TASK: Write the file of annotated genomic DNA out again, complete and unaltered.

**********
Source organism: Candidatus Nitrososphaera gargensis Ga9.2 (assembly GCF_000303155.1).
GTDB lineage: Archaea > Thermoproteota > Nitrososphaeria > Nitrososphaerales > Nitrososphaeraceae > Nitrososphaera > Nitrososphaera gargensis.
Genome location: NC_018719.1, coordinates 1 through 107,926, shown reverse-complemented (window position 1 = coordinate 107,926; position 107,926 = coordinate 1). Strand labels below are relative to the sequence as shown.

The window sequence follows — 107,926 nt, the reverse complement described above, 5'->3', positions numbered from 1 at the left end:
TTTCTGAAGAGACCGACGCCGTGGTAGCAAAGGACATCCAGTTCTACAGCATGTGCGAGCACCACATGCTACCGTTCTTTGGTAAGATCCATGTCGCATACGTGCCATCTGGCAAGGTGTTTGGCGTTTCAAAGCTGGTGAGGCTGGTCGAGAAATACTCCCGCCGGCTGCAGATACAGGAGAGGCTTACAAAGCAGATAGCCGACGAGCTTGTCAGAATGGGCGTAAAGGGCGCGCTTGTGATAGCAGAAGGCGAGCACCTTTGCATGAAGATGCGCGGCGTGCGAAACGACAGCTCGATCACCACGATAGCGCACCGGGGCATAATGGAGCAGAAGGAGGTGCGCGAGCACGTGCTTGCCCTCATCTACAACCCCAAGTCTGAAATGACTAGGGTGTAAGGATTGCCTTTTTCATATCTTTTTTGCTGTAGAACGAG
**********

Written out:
Source organism: Candidatus Nitrososphaera gargensis Ga9.2 (assembly GCF_000303155.1).
GTDB lineage: Archaea > Thermoproteota > Nitrososphaeria > Nitrososphaerales > Nitrososphaeraceae > Nitrososphaera > Nitrososphaera gargensis.
Genome location: NC_018719.1, coordinates 1 through 107,926, shown reverse-complemented (window position 1 = coordinate 107,926; position 107,926 = coordinate 1). Strand labels below are relative to the sequence as shown.

The window sequence follows — 107,926 nt, the reverse complement described above, 5'->3', positions numbered from 1 at the left end:
TTTCTGAAGAGACCGACGCCGTGGTAGCAAAGGACATCCAGTTCTACAGCATGTGCGAGCACCACATGCTACCGTTCTTTGGTAAGATCCATGTCGCATACGTGCCATCTGGCAAGGTGTTTGGCGTTTCAAAGCTGGTGAGGCTGGTCGAGAAATACTCCCGCCGGCTGCAGATACAGGAGAGGCTTACAAAGCAGATAGCCGACGAGCTTGTCAGAATGGGCGTAAAGGGCGCGCTTGTGATAGCAGAAGGCGAGCACCTTTGCATGAAGATGCGCGGCGTGCGAAACGACAGCTCGATCACCACGATAGCGCACCGGGGCATAATGGAGCAGAAGGAGGTGCGCGAGCACGTGCTTGCCCTCATCTACAACCCCAAGTCTGAAATGACTAGGGTGTAAGGATTGCCTTTTTCATATCTTTTTTGCTGTAGAACGAG